LitSmart

  • The Modern Attachment
    Legal Updates

    The Modern Attachment: How to Handle Hyperlinked Documents in Emails

    Document management systems allow users to send a link to a document directly from the system, ensuring that all recipients receive the same, most up to date version, and, often most importantly when it comes to efficiency, ensuring that only one person is working in a draft document at a time. When we email links to these documents, the document itself is not attached to the email; rather, a hyperlink to the document where it is housed on the document management system is attached. As an e-discovery professional, my next thought is….how do we handle these links in discovery? At least one court has grappled with this question and its decision sheds new light on how we can handle hyperlinked attachments in our own cases.

  • Privacy
    Legal Updates

    E-Discovery Strategies For Handling Personal Identifying Information

    We’re all familiar with the importance of avoiding the inadvertent disclosure of attorney-client communications, work product or sensitive, proprietary or confidential business information. However, our obligations don’t end there. In addition to protecting this information, we also need to consider how to handle personal identifying information (“PII”). With extremely large amounts of data being at play in most litigation matters, it is becoming more and more important to have a solid game plan with safeguards and protections in place. Accidentally disclosing PII can lead to a chaotic discovery process and could lead to expensive monetary sanctions.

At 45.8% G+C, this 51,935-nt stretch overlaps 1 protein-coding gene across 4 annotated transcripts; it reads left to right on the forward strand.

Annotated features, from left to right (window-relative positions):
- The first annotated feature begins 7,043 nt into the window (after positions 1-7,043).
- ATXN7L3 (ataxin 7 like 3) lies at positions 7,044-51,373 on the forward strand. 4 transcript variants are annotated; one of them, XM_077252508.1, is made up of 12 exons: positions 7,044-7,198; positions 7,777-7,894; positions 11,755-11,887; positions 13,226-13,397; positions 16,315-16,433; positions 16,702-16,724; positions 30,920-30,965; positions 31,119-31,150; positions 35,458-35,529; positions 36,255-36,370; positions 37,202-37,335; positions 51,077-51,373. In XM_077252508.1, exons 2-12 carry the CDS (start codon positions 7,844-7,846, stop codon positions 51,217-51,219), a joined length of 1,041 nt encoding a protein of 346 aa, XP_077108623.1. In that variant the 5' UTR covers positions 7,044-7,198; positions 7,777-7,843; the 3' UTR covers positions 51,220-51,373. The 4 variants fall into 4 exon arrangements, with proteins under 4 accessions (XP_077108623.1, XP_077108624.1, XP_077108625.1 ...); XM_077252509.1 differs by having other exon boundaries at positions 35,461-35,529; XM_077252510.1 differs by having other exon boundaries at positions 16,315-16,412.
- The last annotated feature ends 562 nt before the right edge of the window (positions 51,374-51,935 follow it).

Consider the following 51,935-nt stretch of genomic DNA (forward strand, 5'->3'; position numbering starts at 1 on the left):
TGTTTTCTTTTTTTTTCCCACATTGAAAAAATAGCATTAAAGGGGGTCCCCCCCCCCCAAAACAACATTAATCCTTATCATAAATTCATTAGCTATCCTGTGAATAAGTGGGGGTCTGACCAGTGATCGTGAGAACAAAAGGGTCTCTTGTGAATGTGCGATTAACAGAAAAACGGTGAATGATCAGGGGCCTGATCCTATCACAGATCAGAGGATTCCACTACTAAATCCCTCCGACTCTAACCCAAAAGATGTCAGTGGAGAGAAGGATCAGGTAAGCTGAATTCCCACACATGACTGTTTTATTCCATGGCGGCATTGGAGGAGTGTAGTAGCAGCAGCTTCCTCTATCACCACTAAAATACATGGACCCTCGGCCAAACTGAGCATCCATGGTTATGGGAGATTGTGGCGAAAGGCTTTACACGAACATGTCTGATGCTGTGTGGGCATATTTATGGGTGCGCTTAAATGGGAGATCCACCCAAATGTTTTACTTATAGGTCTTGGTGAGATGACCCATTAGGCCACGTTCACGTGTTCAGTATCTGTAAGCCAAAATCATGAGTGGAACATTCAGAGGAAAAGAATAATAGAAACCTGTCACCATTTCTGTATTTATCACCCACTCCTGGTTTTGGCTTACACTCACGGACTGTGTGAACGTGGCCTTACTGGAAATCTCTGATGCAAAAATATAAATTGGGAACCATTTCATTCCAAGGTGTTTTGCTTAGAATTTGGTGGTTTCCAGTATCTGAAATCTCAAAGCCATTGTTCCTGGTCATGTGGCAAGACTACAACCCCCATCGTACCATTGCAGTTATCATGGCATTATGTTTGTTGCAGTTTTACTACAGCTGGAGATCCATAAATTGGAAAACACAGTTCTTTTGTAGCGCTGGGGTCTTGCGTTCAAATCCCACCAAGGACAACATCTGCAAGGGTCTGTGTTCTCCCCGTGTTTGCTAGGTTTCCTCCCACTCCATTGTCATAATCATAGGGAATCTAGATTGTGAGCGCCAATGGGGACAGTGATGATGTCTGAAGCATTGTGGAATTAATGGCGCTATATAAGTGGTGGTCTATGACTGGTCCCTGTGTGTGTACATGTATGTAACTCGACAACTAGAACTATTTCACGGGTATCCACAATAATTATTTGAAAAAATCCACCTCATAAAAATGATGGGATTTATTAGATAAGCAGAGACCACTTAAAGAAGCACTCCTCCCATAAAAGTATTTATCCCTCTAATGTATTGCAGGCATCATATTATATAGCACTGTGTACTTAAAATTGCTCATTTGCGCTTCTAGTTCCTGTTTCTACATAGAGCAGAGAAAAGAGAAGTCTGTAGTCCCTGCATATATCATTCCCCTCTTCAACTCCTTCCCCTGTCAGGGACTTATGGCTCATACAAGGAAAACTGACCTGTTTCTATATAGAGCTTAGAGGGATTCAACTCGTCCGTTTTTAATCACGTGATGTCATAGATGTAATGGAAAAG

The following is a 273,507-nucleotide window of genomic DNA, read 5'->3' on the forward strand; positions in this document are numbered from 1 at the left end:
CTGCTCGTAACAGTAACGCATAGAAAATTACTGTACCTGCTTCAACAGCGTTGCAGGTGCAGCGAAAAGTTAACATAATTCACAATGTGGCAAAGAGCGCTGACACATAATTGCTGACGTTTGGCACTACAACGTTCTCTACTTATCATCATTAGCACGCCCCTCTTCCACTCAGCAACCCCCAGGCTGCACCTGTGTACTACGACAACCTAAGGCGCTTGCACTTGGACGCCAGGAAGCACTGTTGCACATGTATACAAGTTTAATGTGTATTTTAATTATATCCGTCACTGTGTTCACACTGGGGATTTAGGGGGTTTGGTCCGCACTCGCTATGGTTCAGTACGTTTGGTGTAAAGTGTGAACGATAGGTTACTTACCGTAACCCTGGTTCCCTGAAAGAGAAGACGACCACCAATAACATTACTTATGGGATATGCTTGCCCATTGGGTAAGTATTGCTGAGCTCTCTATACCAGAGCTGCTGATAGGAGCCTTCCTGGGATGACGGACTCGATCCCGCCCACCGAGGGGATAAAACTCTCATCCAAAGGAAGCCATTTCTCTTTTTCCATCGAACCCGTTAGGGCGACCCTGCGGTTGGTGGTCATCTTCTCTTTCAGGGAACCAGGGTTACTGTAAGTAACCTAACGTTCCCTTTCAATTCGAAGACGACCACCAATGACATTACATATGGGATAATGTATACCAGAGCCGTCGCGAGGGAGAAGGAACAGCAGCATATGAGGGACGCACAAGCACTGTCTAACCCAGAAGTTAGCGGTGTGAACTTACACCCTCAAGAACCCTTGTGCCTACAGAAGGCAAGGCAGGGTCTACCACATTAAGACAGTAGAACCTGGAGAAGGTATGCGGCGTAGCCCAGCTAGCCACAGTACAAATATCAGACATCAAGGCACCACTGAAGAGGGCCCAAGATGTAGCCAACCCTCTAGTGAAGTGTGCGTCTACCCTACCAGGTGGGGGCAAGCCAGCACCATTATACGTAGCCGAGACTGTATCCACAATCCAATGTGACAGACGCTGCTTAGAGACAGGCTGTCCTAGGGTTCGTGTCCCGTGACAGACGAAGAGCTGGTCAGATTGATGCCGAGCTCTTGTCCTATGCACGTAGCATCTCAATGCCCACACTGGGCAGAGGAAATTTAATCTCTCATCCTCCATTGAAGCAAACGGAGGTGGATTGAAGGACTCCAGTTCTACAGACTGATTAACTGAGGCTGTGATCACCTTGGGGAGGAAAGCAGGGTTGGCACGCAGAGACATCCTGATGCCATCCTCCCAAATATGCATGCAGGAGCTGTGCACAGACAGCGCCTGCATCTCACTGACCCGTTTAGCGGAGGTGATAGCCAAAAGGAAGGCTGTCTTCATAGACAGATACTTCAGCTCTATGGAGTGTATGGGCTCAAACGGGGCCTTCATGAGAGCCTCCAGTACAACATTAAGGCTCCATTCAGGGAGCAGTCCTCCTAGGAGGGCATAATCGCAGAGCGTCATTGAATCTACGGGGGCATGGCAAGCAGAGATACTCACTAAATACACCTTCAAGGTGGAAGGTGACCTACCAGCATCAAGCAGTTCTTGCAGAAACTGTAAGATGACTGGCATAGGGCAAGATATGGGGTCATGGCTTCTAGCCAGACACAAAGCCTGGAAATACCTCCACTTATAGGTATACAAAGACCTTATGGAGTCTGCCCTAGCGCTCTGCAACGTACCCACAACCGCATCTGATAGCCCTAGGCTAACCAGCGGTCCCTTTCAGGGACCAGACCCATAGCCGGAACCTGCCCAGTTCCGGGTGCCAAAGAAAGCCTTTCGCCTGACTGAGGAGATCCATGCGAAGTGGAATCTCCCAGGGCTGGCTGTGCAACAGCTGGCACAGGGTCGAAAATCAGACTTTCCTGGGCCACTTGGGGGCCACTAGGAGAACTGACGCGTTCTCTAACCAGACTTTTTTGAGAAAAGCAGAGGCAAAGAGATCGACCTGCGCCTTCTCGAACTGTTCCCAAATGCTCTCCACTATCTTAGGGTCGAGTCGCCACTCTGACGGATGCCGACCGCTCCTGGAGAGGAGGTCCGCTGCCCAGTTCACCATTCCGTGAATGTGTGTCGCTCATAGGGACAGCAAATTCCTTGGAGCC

• Maze
    Technology Advantage

    Pitfalls of Complex Search Protocols in ESI Agreements

    ESI Agreements cover the full gambit of e-discovery issues, from preservation expectations to production specifications. Sometimes, these agreements include an overview of the process by which the parties will identify the universe of potentially responsive documents by using specific date ranges, identifying priority custodians and developing proposed search terms. Adding another layer of complexity, this discussion is often had in a vacuum before the parties even know how much data their clients have. Coming up with criteria that identifies the relevant documents, but is not overly broad, in this vacuum can be difficult. However, the process is important because the date range, custodians and terms will inevitably dictate how much data is collected, processed and reviewed, which can significantly affect any litigation budget.

  • Courthouse
    Legal Updates

    WARNING: Follow Your ESI Protocol Because the Court Will – PART ONE

    A lawsuit has been filed. Both parties have met and negotiated an ESI Protocol that has been formalized as a court order. Your review team has started the initial review and notices there are numerous duplicates. When this is brought to your attention, you discuss with your litigation support team and they suggest de-duplication and email threading as options. Which of the following would steps would be appropriate? In this blog, we'll dive into the next steps in this scenario and the importance of having an ESI Protocol in place.

  • Name Tag
    Technology Advantage

    Insight into Name Normalization: What Is Your Name?

    Assigning a single unique name to identify an individual has created problems that precede the inception of e-discovery. Think of Santa Claus, St. Nicholas, St. Nick, Noel or simply Santa. These variations are associated with a unique individual and yet, our society has been using different names to refer to him since before we were born. In e-discovery, identifying individuals with information relevant to a dispute is one of the first and most important steps we go through at the inception of a case. As such, the identification of the different names for these individuals is critical to ensuring we do not miss potentially relevant files. 

  • Phases
    Legal Updates

    Finding Proportionality in a Phased Approach to E-Discovery

    Two recent decisions highlight the usefulness of phased e-discovery as a tool to satisfy Rule 26(b)(1)’s ever-important proportionality requirement. Model orders for patent cases in numerous courts require phased discovery, typically phasing email discovery to occur after other discovery and only if deemed necessary. However, phased discovery is becoming prevalent in other types of cases as well.